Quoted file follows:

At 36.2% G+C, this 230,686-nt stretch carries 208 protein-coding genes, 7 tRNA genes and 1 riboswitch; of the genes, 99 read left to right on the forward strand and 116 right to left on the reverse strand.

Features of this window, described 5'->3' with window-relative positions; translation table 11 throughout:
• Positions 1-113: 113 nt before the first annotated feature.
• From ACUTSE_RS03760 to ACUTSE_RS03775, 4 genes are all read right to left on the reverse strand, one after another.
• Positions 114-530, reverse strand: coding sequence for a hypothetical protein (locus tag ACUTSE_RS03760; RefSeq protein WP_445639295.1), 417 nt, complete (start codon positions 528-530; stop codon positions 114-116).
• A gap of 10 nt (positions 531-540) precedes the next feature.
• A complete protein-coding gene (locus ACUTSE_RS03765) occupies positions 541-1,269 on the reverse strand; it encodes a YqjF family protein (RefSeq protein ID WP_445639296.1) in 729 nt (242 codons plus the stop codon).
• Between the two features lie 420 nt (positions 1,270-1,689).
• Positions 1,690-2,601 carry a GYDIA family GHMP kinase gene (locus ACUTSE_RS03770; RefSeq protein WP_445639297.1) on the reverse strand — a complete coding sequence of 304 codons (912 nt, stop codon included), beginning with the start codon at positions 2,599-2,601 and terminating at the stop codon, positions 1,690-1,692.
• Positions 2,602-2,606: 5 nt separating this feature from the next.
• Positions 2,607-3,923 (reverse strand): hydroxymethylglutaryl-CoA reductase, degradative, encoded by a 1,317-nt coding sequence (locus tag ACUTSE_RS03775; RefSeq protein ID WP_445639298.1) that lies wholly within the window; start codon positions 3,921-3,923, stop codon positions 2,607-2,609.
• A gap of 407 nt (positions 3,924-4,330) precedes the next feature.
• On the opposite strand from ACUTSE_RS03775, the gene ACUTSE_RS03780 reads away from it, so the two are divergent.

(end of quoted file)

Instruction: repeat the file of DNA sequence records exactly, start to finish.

At 36.2% G+C, this 230,686-nt stretch carries 208 protein-coding genes, 7 tRNA genes and 1 riboswitch; of the genes, 99 read left to right on the forward strand and 116 right to left on the reverse strand.

Features of this window, described 5'->3' with window-relative positions; translation table 11 throughout:
• Positions 1-113: 113 nt before the first annotated feature.
• From ACUTSE_RS03760 to ACUTSE_RS03775, 4 genes are all read right to left on the reverse strand, one after another.
• Positions 114-530, reverse strand: coding sequence for a hypothetical protein (locus tag ACUTSE_RS03760; RefSeq protein WP_445639295.1), 417 nt, complete (start codon positions 528-530; stop codon positions 114-116).
• A gap of 10 nt (positions 531-540) precedes the next feature.
• A complete protein-coding gene (locus ACUTSE_RS03765) occupies positions 541-1,269 on the reverse strand; it encodes a YqjF family protein (RefSeq protein ID WP_445639296.1) in 729 nt (242 codons plus the stop codon).
• Between the two features lie 420 nt (positions 1,270-1,689).
• Positions 1,690-2,601 carry a GYDIA family GHMP kinase gene (locus ACUTSE_RS03770; RefSeq protein WP_445639297.1) on the reverse strand — a complete coding sequence of 304 codons (912 nt, stop codon included), beginning with the start codon at positions 2,599-2,601 and terminating at the stop codon, positions 1,690-1,692.
• Positions 2,602-2,606: 5 nt separating this feature from the next.
• Positions 2,607-3,923 (reverse strand): hydroxymethylglutaryl-CoA reductase, degradative, encoded by a 1,317-nt coding sequence (locus tag ACUTSE_RS03775; RefSeq protein ID WP_445639298.1) that lies wholly within the window; start codon positions 3,921-3,923, stop codon positions 2,607-2,609.
• A gap of 407 nt (positions 3,924-4,330) precedes the next feature.
• On the opposite strand from ACUTSE_RS03775, the gene ACUTSE_RS03780 reads away from it, so the two are divergent.